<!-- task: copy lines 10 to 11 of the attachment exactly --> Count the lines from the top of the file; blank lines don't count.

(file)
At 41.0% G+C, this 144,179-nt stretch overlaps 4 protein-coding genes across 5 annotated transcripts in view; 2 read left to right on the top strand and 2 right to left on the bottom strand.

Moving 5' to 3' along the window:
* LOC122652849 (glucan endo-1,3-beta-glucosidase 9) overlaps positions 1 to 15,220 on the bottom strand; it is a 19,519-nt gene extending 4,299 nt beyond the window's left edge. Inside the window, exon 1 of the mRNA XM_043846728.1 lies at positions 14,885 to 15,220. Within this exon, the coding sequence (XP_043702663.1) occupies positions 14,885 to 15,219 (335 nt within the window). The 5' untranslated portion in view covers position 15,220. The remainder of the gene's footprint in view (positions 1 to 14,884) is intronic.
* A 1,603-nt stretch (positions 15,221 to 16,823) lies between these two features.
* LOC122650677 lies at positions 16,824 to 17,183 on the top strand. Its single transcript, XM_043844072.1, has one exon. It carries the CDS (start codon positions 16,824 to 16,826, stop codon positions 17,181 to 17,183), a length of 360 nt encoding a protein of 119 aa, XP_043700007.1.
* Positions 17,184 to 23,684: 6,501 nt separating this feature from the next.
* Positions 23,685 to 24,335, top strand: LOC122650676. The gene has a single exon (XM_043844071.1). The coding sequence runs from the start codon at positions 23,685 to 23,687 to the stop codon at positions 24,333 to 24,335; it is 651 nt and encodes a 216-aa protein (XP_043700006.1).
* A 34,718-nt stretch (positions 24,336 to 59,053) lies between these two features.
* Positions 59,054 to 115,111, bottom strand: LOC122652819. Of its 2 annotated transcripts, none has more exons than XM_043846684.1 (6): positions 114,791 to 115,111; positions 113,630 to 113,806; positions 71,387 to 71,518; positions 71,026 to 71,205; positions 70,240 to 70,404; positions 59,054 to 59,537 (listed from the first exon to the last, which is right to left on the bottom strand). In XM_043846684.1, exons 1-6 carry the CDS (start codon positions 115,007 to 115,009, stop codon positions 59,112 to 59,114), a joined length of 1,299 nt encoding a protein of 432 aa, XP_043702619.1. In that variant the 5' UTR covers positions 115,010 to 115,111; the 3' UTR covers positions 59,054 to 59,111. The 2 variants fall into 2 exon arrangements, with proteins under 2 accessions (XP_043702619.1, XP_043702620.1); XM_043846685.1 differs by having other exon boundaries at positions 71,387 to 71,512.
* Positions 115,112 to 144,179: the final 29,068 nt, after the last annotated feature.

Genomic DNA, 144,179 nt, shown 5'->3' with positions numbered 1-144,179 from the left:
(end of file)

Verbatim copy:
* Positions 115,112 to 144,179: the final 29,068 nt, after the last annotated feature.

Genomic DNA, 144,179 nt, shown 5'->3' with positions numbered 1-144,179 from the left: